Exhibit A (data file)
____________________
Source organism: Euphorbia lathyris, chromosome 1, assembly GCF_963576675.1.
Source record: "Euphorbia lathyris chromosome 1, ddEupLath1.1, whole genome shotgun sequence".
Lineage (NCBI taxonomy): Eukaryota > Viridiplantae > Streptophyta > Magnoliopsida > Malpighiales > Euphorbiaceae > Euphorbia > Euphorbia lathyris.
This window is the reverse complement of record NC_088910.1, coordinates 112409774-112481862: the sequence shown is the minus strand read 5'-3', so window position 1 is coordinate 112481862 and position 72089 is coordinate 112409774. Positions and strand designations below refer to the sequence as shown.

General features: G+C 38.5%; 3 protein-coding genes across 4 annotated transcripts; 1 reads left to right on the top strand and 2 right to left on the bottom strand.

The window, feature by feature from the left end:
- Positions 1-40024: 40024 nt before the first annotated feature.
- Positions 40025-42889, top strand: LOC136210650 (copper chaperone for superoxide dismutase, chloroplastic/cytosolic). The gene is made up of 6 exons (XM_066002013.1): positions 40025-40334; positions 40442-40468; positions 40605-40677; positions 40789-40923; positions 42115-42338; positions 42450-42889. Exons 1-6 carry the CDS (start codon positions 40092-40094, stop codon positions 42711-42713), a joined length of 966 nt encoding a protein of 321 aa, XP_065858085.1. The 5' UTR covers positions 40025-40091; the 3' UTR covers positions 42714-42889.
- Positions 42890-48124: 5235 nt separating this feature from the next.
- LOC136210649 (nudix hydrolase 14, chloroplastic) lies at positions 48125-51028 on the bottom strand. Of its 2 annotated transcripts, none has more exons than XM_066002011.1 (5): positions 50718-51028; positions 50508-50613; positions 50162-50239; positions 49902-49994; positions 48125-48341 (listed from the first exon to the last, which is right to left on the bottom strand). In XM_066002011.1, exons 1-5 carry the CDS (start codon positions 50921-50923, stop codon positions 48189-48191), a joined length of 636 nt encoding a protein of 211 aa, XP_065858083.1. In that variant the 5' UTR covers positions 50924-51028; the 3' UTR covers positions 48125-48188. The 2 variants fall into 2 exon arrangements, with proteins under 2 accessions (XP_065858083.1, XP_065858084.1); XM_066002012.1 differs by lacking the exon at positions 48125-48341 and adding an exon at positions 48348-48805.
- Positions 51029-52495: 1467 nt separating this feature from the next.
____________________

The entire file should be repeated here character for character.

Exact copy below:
Source organism: Euphorbia lathyris, chromosome 1, assembly GCF_963576675.1.
Source record: "Euphorbia lathyris chromosome 1, ddEupLath1.1, whole genome shotgun sequence".
Lineage (NCBI taxonomy): Eukaryota > Viridiplantae > Streptophyta > Magnoliopsida > Malpighiales > Euphorbiaceae > Euphorbia > Euphorbia lathyris.
This window is the reverse complement of record NC_088910.1, coordinates 112409774-112481862: the sequence shown is the minus strand read 5'-3', so window position 1 is coordinate 112481862 and position 72089 is coordinate 112409774. Positions and strand designations below refer to the sequence as shown.

General features: G+C 38.5%; 3 protein-coding genes across 4 annotated transcripts; 1 reads left to right on the top strand and 2 right to left on the bottom strand.

The window, feature by feature from the left end:
- Positions 1-40024: 40024 nt before the first annotated feature.
- Positions 40025-42889, top strand: LOC136210650 (copper chaperone for superoxide dismutase, chloroplastic/cytosolic). The gene is made up of 6 exons (XM_066002013.1): positions 40025-40334; positions 40442-40468; positions 40605-40677; positions 40789-40923; positions 42115-42338; positions 42450-42889. Exons 1-6 carry the CDS (start codon positions 40092-40094, stop codon positions 42711-42713), a joined length of 966 nt encoding a protein of 321 aa, XP_065858085.1. The 5' UTR covers positions 40025-40091; the 3' UTR covers positions 42714-42889.
- Positions 42890-48124: 5235 nt separating this feature from the next.
- LOC136210649 (nudix hydrolase 14, chloroplastic) lies at positions 48125-51028 on the bottom strand. Of its 2 annotated transcripts, none has more exons than XM_066002011.1 (5): positions 50718-51028; positions 50508-50613; positions 50162-50239; positions 49902-49994; positions 48125-48341 (listed from the first exon to the last, which is right to left on the bottom strand). In XM_066002011.1, exons 1-5 carry the CDS (start codon positions 50921-50923, stop codon positions 48189-48191), a joined length of 636 nt encoding a protein of 211 aa, XP_065858083.1. In that variant the 5' UTR covers positions 50924-51028; the 3' UTR covers positions 48125-48188. The 2 variants fall into 2 exon arrangements, with proteins under 2 accessions (XP_065858083.1, XP_065858084.1); XM_066002012.1 differs by lacking the exon at positions 48125-48341 and adding an exon at positions 48348-48805.
- Positions 51029-52495: 1467 nt separating this feature from the next.